The guidance of human sperm cells under con finement in quasi 2D microchambers is investigated using a purely physical method to control their distribution. Transport property measurements and simulations are performed with diluted sperm populations, for which eff ects of geometrical guidance and concentration are studied in detail. In particular, a trapping transition at convex angular wall features is identi ed and analyzed. We also show that highly efficient microratchets can be fabricated by using curved asymmetric obstacles to take advantage of the spermatozoa specifi c swimming strategy. [less ▲]

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See detailDetermination of the magnetic penetration depth in a superconducting Pb film
Brisbois, Jérémy ULg; Raes, Bart; Van de Vondel, Joris et al

in Journal of Applied Physics (2014), 115(10), 103906

By means of scanning Hall probe microscopy technique we accurately map the magnetic field pattern produced by Meissner screening currents in a thin superconducting Pb stripe. The obtained field profile ... [more ▼]

By means of scanning Hall probe microscopy technique we accurately map the magnetic field pattern produced by Meissner screening currents in a thin superconducting Pb stripe. The obtained field profile allows us to quantitatively estimate the Pearl length Λ without the need of pre-calibrating the Hall sensor. This fact contrasts with the information acquired through the spatial field dependence of an individual flux quantum where the scanning height and the magnetic penetration depth combine in a single inseparable parameter. The derived London penetration depth λL coincides with the values previously reported for bulk Pb once the kinetic suppression of the order parameter is properly taken into account. [less ▲]

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See detailFluxonics
Silhanek, Alejandro ULg

Conference (2014, January)

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See detailControllable morphology of flux avalanches in microstructured superconductors
Motta, M.; Colauto, F.; Vestgarden, J.I. et al

in Physical Review. B : Condensed Matter (2014)

The morphology of abrupt bursts of magnetic flux into superconducting films with engineered periodic pinning centers (antidots) has been investigated. Guided flux avalanches of thermomagnetic origin ... [more ▼]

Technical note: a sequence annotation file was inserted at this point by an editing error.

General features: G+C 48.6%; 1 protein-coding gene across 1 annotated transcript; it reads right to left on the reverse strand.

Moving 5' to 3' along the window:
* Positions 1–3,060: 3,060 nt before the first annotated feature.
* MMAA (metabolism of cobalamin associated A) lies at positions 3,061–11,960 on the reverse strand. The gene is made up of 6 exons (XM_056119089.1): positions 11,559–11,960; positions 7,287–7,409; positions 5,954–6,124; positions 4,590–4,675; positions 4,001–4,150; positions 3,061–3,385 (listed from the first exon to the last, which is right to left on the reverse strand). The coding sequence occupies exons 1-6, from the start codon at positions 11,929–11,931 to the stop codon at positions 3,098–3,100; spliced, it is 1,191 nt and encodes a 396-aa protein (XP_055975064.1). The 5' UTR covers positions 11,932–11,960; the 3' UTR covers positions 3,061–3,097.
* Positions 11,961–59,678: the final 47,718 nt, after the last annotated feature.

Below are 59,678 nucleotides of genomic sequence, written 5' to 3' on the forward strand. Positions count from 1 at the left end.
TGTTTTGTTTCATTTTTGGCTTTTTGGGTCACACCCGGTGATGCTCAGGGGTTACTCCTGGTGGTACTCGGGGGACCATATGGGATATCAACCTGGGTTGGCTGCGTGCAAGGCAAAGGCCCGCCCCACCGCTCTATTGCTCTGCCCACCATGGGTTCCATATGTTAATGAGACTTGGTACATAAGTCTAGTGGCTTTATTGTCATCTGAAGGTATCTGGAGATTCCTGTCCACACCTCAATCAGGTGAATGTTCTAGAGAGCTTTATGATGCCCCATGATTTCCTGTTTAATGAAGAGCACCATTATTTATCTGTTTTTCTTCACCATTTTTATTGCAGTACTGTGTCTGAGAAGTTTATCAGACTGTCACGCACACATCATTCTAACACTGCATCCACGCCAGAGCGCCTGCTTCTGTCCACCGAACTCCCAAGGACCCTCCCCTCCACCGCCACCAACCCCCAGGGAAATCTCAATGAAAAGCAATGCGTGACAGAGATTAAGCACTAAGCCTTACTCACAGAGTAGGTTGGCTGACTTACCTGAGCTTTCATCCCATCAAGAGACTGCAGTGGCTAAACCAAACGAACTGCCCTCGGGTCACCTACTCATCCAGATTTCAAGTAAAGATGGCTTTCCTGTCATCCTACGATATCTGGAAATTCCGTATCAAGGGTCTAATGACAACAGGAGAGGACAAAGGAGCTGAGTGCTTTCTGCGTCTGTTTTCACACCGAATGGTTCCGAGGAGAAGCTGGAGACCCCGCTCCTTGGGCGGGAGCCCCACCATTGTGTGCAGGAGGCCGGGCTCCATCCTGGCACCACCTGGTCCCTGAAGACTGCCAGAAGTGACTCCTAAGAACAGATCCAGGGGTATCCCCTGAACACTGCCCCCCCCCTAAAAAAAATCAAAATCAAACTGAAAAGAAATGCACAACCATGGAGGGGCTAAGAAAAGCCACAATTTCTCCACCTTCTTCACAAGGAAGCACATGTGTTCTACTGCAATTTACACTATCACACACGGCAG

The morphology of abrupt bursts of magnetic flux into superconducting films with engineered periodic pinning centers (antidots) has been investigated. Guided flux avalanches of thermomagnetic origin develop a tree-like structure, with the main trunk perpendicular to the borders of the sample, while secondary branches follow well-defi ned directions determined by the geometrical details of the underlying periodic pinning landscape. Strikingly, we demonstrate that in a superconductor with relatively weak random pinning, the morphology of such flux avalanches can be fully controlled by proper combinations of lattice symmetry and antidot geometry. Moreover, the resulting flux patterns can be reproduced, to the fi nest details, by simulations based on a phenomenological thermomagnetic model. In turn, this model can be used to predict such complex structures and to estimate physical variables of more di fficult experimental access, such as the local values of temperature and electric fi eld. [less ▲]

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See detailLateral Magnetic Near-Field Imaging of Plasmonic Nanoantennas With Increasing Complexity
Denkova, D.; Verellen, N.; Silhanek, Alejandro ULg et al

in Small : Nano Micro (2014)

The design of many promising, newly emerging classes of photonic metamaterials and subwavelength confinement structures requires detailed knowledge and understanding of the electromagnetic near-field ... [more ▼]

The design of many promising, newly emerging classes of photonic metamaterials and subwavelength confinement structures requires detailed knowledge and understanding of the electromagnetic near-field interactions between their building blocks. While the electric field distributions and, respectively, the electric interactions of different nanostructures can be routinely measured, for example, by scattering near-field microscopy, only recently experimental methods for imaging the magnetic field distributions became available. In this paper, we provide direct experimental maps of the lateral magnetic near-field distributions of variously shaped plasmonic nanoantennas by using hollow-pyramid aperture scanning near-field optical microscopy (SNOM). We study both simple plasmonic nanoresonators, such as bars, disks, rings and more complex antennas. For the studied structures, the magnetic near-field distributions of the complex resonators have been found to be a superposition of the magnetic near-fields of the individual constituting elements. These experimental results, explained and validated by numerical simulations, open new possibilities for engineering and characterization of complex plasmonic antennas with increased functionality. [less ▲]